A trend in this year’s Oscar race has finally caught up to what many of us have long taken for granted: greed and the pursuit of excessive wealth are now as American as chow mein and apple pie. “American Hustle” and “The Wolf of Wall Street” glorify the role of those in pursuit of this new American Dream, and even when the story takes a turn to punish the hero, as in “The Great Gatsby,” it’s too little, too late. You can’t spend two hours watching a story that basks in the excesses of money and power and rolls in the cocaine crumbs and not secretly wish it were you living that life.
All these films conclude in a similar fashion: the “morality police” show up in the final moments to make sure the audience sees these stories as a cautionary tale. “This is what happens, kids, if you fly too high.” Who are they kidding? We all want what Leonardo’s got. And yet, at the same time, we have political movements such as Occupy Wall Street demanding drastic reform, a chronic unemployment situation with no end in sight, a lopsided economy that greatly favors the wealthy, and the liberal battle cry to tax the rich so that the “have-nots” have more. Yet, if so many of us condemn the principles that these films portray, why are we drawn in record numbers to celebrate this culture?
We’ve come out of the closet to worship the gods of Money and Privilege. We, college kids trying to find our ways, may not have any at the moment, but the fantasy that we might get there one day is very much alive. It’s why the millennial generation, including myself, was drawn to the hit HBO show “Entourage,” which follows the lives of a young movie star and his posse who come from humble roots and make it to America’s grandest stage.
The antics and livelihood of the incredibly rich (fictional or real) have always been with us. “The Great Gatsby” was written in the 1920s, the so-called Roaring Twenties, a time of excess and anything goes, not unlike our own before the Great Recession hit (as the Great Depression hit the “Gatsby” generation). Dramatizing self-centeredness, reckless spending, and dramatic falls-from-grace has always served as a reminder not to forget who you really are. Well, tell that to Kanye West! These days, we celebrate and encourage people to reinvent themselves after a moral or criminal collapse. Get out of jail and write a book, or better yet, sell it to Hollywood. Go on the talk shows and sell it. You might have been born into deep poverty and had a miserable life, but this is America and there are no limits for potential. If you’re lucky enough to have made it out of that hole, you should live as large as you like and demand more. Because good is not good enough.
But it’s one thing to love and fantasize about super-talented people who are super-wealthy and quite another to idolize celebrities such as the Kardashians or the “Real Housewives of Orange County.” These are people who are famous for being famous and are overnight sensations propelled by the 24/7 social media cycle. We feel that we can live vicariously through the Kim Kardashians of television by purchasing their branded clothing lines, cosmetic wares, books, ready-made cocktails, etc. At a family dinner conversation, we might snicker at the absurdity of the uber-rich’s ostentatious ways, but at the same time, we attempt to emulate the way they share details of their more fun, thrilling, sexy lives by tuning into these programs on a weekly basis.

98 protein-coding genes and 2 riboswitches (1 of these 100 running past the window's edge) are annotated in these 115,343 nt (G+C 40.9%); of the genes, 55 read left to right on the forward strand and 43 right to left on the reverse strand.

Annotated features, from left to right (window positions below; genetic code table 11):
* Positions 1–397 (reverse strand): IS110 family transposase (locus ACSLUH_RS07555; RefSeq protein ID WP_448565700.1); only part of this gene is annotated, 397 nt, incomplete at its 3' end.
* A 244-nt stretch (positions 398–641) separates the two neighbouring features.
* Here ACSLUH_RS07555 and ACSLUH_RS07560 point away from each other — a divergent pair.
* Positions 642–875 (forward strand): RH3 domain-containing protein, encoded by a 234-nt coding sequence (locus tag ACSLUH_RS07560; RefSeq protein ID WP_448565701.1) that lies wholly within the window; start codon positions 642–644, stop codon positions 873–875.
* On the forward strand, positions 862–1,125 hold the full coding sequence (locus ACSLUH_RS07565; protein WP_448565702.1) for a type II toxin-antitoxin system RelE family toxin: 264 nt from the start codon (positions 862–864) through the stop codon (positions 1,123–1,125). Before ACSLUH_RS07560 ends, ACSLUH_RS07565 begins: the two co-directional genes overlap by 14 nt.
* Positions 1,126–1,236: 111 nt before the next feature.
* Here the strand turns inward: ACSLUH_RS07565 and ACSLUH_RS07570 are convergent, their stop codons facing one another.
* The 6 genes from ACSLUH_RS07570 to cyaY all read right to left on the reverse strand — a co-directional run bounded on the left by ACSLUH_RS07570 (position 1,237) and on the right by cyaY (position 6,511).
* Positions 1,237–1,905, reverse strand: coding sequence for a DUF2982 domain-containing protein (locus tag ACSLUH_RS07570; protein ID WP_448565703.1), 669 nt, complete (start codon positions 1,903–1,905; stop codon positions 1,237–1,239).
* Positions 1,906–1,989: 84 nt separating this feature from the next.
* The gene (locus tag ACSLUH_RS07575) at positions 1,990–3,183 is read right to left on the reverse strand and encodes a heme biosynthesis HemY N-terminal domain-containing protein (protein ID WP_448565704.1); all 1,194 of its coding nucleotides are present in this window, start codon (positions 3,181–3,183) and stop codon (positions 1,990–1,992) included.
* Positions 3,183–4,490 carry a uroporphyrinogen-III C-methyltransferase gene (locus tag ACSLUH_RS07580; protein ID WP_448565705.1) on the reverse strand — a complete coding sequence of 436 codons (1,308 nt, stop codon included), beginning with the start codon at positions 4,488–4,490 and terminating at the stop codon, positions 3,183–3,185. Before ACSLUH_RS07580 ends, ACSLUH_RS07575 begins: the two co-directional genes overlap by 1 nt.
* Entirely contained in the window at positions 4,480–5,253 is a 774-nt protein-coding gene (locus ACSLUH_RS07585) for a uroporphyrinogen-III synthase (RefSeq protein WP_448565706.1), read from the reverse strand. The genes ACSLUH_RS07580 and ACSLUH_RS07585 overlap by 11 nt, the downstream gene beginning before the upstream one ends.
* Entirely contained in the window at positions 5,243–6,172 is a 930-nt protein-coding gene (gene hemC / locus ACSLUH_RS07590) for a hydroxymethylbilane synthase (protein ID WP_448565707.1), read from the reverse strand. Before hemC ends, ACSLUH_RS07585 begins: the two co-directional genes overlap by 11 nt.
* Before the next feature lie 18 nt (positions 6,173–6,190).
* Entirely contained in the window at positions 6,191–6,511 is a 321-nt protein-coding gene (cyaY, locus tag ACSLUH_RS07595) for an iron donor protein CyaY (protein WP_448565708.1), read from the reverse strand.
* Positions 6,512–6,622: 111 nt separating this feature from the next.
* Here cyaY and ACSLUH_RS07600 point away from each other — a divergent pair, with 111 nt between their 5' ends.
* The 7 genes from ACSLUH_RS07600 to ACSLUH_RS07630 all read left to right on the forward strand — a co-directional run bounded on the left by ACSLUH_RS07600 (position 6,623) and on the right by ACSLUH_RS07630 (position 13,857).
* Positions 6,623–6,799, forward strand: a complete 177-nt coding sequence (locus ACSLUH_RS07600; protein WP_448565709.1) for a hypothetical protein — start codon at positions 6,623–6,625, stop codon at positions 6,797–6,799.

The American Dream revolving around the rags-to-riches story isn’t nearly as relevant in the globalized workforce as it once was, but that doesn’t stop the American passion to live life to its fullest. It’s why hundreds of thousands of America’s middle class students apply to the cream of the crop universities in the hope of a prosperous adulthood, or why poorer parents are saving up for years to be able to send their children to college as a first generation student. Seventeen thousand hardworking college students compete for 350 Goldman Sachs summer internships; other students learn computer programming with the dream of creating the next major social media hit. It’s the same message that inspires young professionals, who’ve made plenty of money early on during their Wall Street careers, to devote the rest of their lives to solving global issues through philanthropic endeavors.
And it’s no coincidence that philosopher Ayn Rand—the author of “Atlas Shrugged”—is one of the most controversial thinkers of modern time because of her emphasis on government staying out of people’s lives in general and out of business in particular. Sharing the wealth, taxing the rich, and helping the poor, she argued, were sure signs of moral decay and the advancement of socialism.
If I had to pick a moment in time when the paradigm of excessive wealth and greed shifted, I would point to the Oliver Stone film “Wall Street.” Michael Douglas played Gordon Gekko, a broker who believed that living large was the new American Dream and proclaimed that “greed is good.” The film dramatized in a very effective way how much the world had changed from the once-conservative ways of Wall Street. Yes, men had always made fortunes, but it wasn’t a near given that they’d go on to marry super models and buy sports teams.
Americans are driven by their addiction to excessive wealth and greed, and instead of fighting this, it’s time that our society learns to become more comfortable with this ideology. Income inequality on a large scale is here to stay, and regardless of how many former Wall Street executives publish op-ed pieces in the New York Times bemoaning the consequences of greed or criticizing politicians for taking bribes, the American people will still be seduced by money’s glorification, both in their own lives and in Hollywood. It’s a fixed part of our culture, and considering that this culture has been maintained despite the economic hardships of the last several years, I don’t see it changing anytime soon.